Virtualization and cloud computing are creating the most significant shift in datacenter design in 25 years, VMware CEO Pat Gelsinger will tell Interop audience in keynote address.

Charles Babcock, Editor at Large, Cloud

March 26, 2014

4 Min Read

VMware CEO Pat Gelsinger says virtualization and cloud computing have produced a "tectonic shift" in IT operations that will result in software-defined datacenters replacing hardware-defined datacenters. That will be the main topic of his keynote address on April 3 at the Interop conference and exhibition in Las Vegas.

"We think we're entering an unprecedented phase of IT. The transition from client/server computing to mobile/cloud computing affects everything IT does. It's a tectonic shift in IT. Our strategy is to build the software-defined datacenter, versus the hardware-defined datacenter," he told InformationWeek in a pre-show interview.

Gelsinger, who has been CEO for two years, said the shift toward hybrid cloud computing is producing "a tipping point" where customers are much more receptive to hearing about VMware's approach to hybrid cloud computing, vCloud Hybrid Service. But more significantly, perhaps, it's also increased interest in VMware's virtual networking, the NSX Platform. While eBay representatives appeared on stage at VMworld with Gelsinger and VMware chief network architect Martin Casado last August to endorse the concept, Gelsinger will bring two new adopters on stage at Interop: the online gaming company Nexon and the US Department of Agriculture.

Gelsinger called them contrasting users that could each speak to different merits in the virtual networking platform and how it can assign appropriate network resources to virtual machines as they get configured.

[Want to learn more about VMware's approach to the software-defined datacenter? See VMware Datacenter Growth Far From Over.]

Representatives of another customer, the Canadian airline WestJet, will be brought on stage "to talk about the network security platform they see emerging" as part of virtualized networks. One of NSX's key attributes is "the breakthrough in its ability to bring security into the network," said Gelsinger. In the past, an application often understood the security that it needs to operate, but had no power to impose it on the infrastructure. The network and other infrastructure elements have the power to enact security, but they don't know the application's context.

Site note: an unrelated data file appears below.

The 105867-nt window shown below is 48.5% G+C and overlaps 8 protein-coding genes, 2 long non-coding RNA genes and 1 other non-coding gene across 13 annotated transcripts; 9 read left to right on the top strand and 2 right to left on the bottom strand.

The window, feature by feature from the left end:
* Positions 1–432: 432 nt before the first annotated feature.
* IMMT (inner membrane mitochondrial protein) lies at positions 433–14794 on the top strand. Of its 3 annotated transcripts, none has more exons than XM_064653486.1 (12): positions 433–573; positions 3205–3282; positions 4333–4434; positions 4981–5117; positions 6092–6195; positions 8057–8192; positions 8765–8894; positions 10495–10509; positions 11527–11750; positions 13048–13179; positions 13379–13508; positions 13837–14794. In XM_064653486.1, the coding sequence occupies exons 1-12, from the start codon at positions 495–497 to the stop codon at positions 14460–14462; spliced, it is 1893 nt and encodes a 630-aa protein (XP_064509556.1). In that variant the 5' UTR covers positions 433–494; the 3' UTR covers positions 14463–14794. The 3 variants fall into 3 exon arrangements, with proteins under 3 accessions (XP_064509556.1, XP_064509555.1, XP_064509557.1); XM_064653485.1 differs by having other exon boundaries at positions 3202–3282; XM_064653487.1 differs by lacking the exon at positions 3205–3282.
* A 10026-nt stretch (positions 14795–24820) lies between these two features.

"Virtual networking sits in there between those two" and can bring the application context forward to help set security policies for a network about to be assigned to the application, Gelsinger told us. Those policies can govern the degree of isolation that the network enjoys and the settings on the application's firewall.

The NSX Platform approach allows VMware to both compete with a major network infrastructure provider, such as Cisco, and collaborate with it. Many different types of network equipment may be incorporated into an NSX Platform. Palo Alto Networks is building firewalls that work on top of NSX. HP has already demonstrated how its network controller can work with NSX in a federated virtual network system. Symantec puts its network security parameters and policies on top of NSX, according to Gelsinger.

In a similar fashion, VMware has introduced Virtual SAN as a new tier of storage in the datacenter. It's there, not as a replacement for more traditional forms of storage, but as a virtualized resource on the server rack and "tightly coupled" with the virtual machines running on the rack. Virtual SAN storage will be able to show high performance in virtualized environments because it's close to the servers running virtual machines, but it can't replace "large Tier 1" storage devices and arrays. Virtual SAN was announced as generally available March 11.

VMware recently announced that its fifth vCloud Hybrid Service datacenter opened in Slough, UK, outside of London, and that it will soon open another. It has four in the US. The company plans to expand the service and the number of datacenters in Europe, because different European countries have differing laws regarding storage of data within their borders. VMware is likely to try to operate two datacenters each in Germany, France, and the UK, as well as expand into the principal countries of Asia, said Gelsinger. Although he declined to put a number on VMware's datacenter plans, it sounded as if the number of vCloud Hybrid Service centers will double before the end of the year.

It seems clear that there is a rapid reorganization taking place in datacenters based on the ability to make use of virtual resources. "The most significant architectural shift in the last 25 years is nigh upon us," he said.

Engage with Oracle president Mark Hurd, NFL CIO Michelle McKenna-Doyle, General Motors CIO Randy Mott, Box founder Aaron Levie, UPMC CIO Dan Drawbaugh, GE Power CIO Jim Fowler, and other leaders of the Digital Business movement at the InformationWeek Conference and Elite 100 Awards Ceremony, to be held in conjunction with Interop in Las Vegas, March 31 to April 1, 2014. See the full agenda here.

About the Author(s)

Charles Babcock

Editor at Large, Cloud

Charles Babcock is an editor-at-large for InformationWeek and author of Management Strategies for the Cloud Revolution, a McGraw-Hill book. He is the former editor-in-chief of Digital News, former software editor of Computerworld and former technology editor of Interactive Week. He is a graduate of Syracuse University where he obtained a bachelor's degree in journalism. He joined the publication in 2003.

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